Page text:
The Test Garden shed is a good example of making utilitarian garden structures as attractive as possible. Although you might not have the means to create something as elaborate as this one, consider how a new coat of paint might turn your own garden shed into a contributing part of the winter landscape.

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      Snow-Covered Limbs

      Trees and shrubs that hold their bare limbs horizontally, such as pagoda dogwood, will catch the snow and form striking designs in black and white. Trees with cascading branches, like our weeping crabapple 'Louisa', also provide interesting winter silhouettes.

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      Snow-Catcher

      If you don't have trees and shrubs with snow-catching elements, you can add them in the structures of your garden. Here, a horizontal framing element from an arbor serves the purpose. Rail fences are also especially adept at catching an armload of snow.

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      Wall of Delight

      Retaining walls can be decorative in the winter landscape, even if they aren't dusted with snow. The key is to select materials that offer attractive colors or textures in their own right.

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      Bark with Some Bite

      When trees and shrubs lose their leaves in the fall, other portions of their anatomy come into better view. Trees with highly textured bark, like this Eastern redbud, should be a part of every garden, but especially one where winters are dark and cold. Other plants noted for their attractive bark include paperbark maple, redosier dogwood, and river birch.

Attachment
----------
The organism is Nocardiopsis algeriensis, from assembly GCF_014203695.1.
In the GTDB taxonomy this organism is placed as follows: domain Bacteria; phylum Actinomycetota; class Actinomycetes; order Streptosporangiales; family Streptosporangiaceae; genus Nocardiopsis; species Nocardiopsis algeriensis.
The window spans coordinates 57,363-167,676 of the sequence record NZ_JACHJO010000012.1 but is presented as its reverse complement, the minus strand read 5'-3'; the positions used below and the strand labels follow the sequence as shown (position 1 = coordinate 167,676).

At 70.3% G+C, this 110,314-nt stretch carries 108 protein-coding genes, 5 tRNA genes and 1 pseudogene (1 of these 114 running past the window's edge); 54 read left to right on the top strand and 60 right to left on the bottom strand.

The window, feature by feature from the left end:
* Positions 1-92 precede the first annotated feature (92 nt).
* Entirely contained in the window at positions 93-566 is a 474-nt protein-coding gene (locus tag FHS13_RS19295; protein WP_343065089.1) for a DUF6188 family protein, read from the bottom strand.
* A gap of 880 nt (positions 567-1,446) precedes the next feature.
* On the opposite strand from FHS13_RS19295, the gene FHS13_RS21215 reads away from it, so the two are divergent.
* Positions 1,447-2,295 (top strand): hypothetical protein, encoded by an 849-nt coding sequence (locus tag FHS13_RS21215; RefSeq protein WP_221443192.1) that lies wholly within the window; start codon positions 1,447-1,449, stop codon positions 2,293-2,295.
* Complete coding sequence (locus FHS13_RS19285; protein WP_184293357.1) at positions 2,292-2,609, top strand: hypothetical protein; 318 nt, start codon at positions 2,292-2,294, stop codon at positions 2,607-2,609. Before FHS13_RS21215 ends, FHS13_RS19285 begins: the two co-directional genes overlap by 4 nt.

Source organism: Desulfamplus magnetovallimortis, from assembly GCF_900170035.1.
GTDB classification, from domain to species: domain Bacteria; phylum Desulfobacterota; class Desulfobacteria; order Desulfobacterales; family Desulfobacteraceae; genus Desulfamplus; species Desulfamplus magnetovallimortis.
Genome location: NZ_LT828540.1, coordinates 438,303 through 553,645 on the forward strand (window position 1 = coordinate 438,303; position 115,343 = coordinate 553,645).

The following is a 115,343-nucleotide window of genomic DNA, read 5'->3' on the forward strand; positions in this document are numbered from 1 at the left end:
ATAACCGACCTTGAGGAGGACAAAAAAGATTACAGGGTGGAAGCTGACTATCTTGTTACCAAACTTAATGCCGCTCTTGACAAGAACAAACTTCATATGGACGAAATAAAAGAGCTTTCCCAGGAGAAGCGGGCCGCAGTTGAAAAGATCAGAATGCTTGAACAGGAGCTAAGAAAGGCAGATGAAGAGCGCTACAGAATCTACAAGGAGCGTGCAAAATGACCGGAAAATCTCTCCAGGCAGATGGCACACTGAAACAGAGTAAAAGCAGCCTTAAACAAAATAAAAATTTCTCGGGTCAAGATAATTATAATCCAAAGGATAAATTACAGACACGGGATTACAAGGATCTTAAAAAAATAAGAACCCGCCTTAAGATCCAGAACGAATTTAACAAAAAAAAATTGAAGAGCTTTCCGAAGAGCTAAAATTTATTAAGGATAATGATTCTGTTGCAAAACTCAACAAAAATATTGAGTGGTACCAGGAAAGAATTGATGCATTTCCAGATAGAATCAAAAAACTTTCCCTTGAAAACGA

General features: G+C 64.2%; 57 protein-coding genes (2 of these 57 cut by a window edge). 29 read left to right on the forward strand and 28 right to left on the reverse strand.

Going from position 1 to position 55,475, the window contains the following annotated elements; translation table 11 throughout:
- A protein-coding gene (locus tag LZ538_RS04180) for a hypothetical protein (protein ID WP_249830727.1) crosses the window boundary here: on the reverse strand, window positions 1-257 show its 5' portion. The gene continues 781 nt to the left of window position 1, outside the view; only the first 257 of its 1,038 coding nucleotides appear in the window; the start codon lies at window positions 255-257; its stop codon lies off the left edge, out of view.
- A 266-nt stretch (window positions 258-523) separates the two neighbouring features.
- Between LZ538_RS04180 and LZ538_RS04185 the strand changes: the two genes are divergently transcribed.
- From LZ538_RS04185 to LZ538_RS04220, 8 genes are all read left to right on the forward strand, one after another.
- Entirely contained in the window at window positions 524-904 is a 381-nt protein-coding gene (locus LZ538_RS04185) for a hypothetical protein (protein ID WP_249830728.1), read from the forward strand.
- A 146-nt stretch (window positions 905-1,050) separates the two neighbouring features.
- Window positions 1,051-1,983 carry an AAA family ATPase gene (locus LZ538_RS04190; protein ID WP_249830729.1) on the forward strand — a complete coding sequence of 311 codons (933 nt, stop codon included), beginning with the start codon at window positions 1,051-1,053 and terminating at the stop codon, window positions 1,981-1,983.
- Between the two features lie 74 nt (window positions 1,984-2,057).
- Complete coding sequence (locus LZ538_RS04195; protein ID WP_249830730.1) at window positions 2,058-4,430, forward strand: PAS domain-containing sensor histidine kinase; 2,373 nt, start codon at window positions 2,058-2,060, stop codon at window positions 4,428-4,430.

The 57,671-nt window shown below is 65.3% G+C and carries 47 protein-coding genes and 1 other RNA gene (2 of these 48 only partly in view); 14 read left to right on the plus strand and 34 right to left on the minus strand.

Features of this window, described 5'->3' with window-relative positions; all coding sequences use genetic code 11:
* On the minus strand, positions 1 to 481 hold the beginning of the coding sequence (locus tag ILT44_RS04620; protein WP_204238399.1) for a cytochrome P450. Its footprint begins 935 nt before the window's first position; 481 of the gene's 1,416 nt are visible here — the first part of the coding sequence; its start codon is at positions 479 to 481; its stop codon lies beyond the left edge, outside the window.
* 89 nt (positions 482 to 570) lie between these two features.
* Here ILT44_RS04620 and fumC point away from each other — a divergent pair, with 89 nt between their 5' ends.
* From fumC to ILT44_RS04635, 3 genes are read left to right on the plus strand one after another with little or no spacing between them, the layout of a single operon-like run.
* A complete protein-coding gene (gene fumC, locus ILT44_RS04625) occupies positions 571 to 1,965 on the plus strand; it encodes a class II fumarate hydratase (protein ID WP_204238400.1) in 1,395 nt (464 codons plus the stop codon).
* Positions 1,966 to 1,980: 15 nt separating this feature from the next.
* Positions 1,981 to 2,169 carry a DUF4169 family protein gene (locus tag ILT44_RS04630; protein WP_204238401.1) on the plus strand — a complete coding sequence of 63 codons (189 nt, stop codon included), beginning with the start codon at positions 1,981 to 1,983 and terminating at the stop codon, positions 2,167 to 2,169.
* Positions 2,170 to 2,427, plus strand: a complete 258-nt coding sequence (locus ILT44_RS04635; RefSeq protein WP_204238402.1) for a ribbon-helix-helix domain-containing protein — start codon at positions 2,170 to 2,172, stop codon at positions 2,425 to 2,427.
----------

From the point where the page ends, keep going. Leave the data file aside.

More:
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      Ornamental Beauty

      There are many ways to add year-round beauty to a garden. One of the easiest is simply to use decorative garden ornaments designed to be left outdoors. Here, a tile set into a retaining wall reminds visitors of what this garden will be like in a few short months when the warmth return. Statues, fountains, and architectural elements like pedestals can help bring life to a dormant garden.

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      Shed Some Light

      Even on the bleakest winter evening, there is something magical about pools of illumination from a well-placed light fixture, especially if it is also attractive during the day. This simple custom-designed fixture is one of several that light the path that meanders around the Test Garden.

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      Path to Glory

      You can encourage winter walks in the garden if you include paths that can take the traffic in any weather. This crushed rock path, outlined with limestone, invites visitors to explore the garden in every season.

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      Next Slideshow Summer Flowers in the Test Garden

      Summer Flowers in the Test Garden

      Take a look at the flowers of early summer in the Better Homes and Gardens Test Garden .
      Begin Slideshow »